While Volkov should have the edge at range with his precision and finesse, Minakov is a heavy hitter and probably has the more diverse skill set and strength advantage. He should be able to close the gap and impose his will with the medley of striking, clinching, wrestling and submission grappling that we’ve come to expect from MMA’s recent influx of Masters of Sambo.

My Prediction: Vitaly Minakov by submission.

Justin Wilcox vs. Patricio Freire — Featherweight Tournament Finals

AKA product and former Strikeforce lightweight Justin Wilcox (13-5) was a late entry to the Featherweight Tournament, but somehow managed to pull off an inspirational comeback by 2nd-round rear-naked choke after Akop Stepanyan battered him to the point of near immobility in the quarterfinals. Wilcox reverted back to his wrestling to exploit his size advantage over Joe Taimanglo in the semis, but has his work cut out for him against fan favorite Patricio “Pitbull.”

Team Nogueira’s Freire has a well deserved reputation as one of the toughest and meanest featherweights in the game. His Brazilian Jiu-Jitsu black belt is typically kept on the sidelines as Freire’s malicious boxing does most of the talking, and his wrestling and takedown defense are on-point as well. Freire enjoys the largest spread on the betting lines — while he clearly deserves to be favored, the conspicuously sloped odds (+650 at the time of writing) are absolutely worth a close look at “The Silverback” to those willing to shell out small for a potentially large payoff.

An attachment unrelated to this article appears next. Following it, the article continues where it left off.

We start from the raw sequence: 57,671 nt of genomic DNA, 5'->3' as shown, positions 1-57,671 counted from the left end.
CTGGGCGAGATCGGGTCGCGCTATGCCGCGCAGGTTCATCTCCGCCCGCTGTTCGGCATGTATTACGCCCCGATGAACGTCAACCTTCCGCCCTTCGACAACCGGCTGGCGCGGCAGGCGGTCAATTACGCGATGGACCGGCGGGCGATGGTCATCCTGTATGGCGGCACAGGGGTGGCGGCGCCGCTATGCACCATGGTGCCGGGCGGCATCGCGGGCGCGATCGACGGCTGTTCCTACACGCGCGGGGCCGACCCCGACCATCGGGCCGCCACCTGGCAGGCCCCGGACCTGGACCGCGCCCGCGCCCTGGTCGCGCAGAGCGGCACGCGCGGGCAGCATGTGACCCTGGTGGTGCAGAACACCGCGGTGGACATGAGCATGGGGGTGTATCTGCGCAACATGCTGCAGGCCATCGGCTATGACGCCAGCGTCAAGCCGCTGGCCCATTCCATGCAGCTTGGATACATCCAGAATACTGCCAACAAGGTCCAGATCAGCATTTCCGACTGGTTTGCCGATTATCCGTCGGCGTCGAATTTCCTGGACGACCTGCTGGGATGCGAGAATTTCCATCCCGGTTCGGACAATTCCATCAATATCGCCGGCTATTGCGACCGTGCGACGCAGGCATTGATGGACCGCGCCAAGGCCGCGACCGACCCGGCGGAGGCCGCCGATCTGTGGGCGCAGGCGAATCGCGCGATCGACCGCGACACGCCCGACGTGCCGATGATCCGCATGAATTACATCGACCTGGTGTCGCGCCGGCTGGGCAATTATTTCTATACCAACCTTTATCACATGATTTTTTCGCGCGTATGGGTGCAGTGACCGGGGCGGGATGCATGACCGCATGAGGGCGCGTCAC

My Prediction: Patricio Freire by decision.

Tom McKenna vs. Marcos Galvao — Bantamweight Feature Fight

Newcomer Tom McKenna (7-3) is a youngster (age 25) with gangly bantamweight proportions (6’1″ tall). Two losses in his embryonic career are highly reputable (Sergio Pettis, former Sengoku champ Masanori Kanehara) and all but one of his seven wins are via submission. McKenna is slightly unusual in that he has the wrestling acumen to unlock the capabilities of his smooth Jiu-Jitsu game. Marcos Galvao (14-6) is a longtime Nova Uniao fighter who, like “Pitbull,” rarely employs his grappling in favor of throwing his hands. Despite swinging for the fences from bell to bell, “Loro” has finished just three of his wins (11 decisions).

His experience alone is reason enough to pick Galvao, but keep an eye on McKenna here, as his length and wrestling are well-suited to serve up an upset.

My Prediction: Marcos Galvao by TKO.

Preliminary Card (streaming on Bloody Elbow at 7:00 p.m. ET)

Jesus Martinez vs. Nah-Shon Burrell
Jason Lambert vs. Tom DeBlass
Liam McGeary vs. Najim Wali
Anthony Morrison vs. Kenny Foster
Sergio Da Silva vs. Rob Sullivan
Kevin Roddy vs. Will Martinez
Sam Oropeza vs. Chip Moraza-Pollard
Dan Matala vs. Ryan Cafaro

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Dallas Winston
Dallas Winston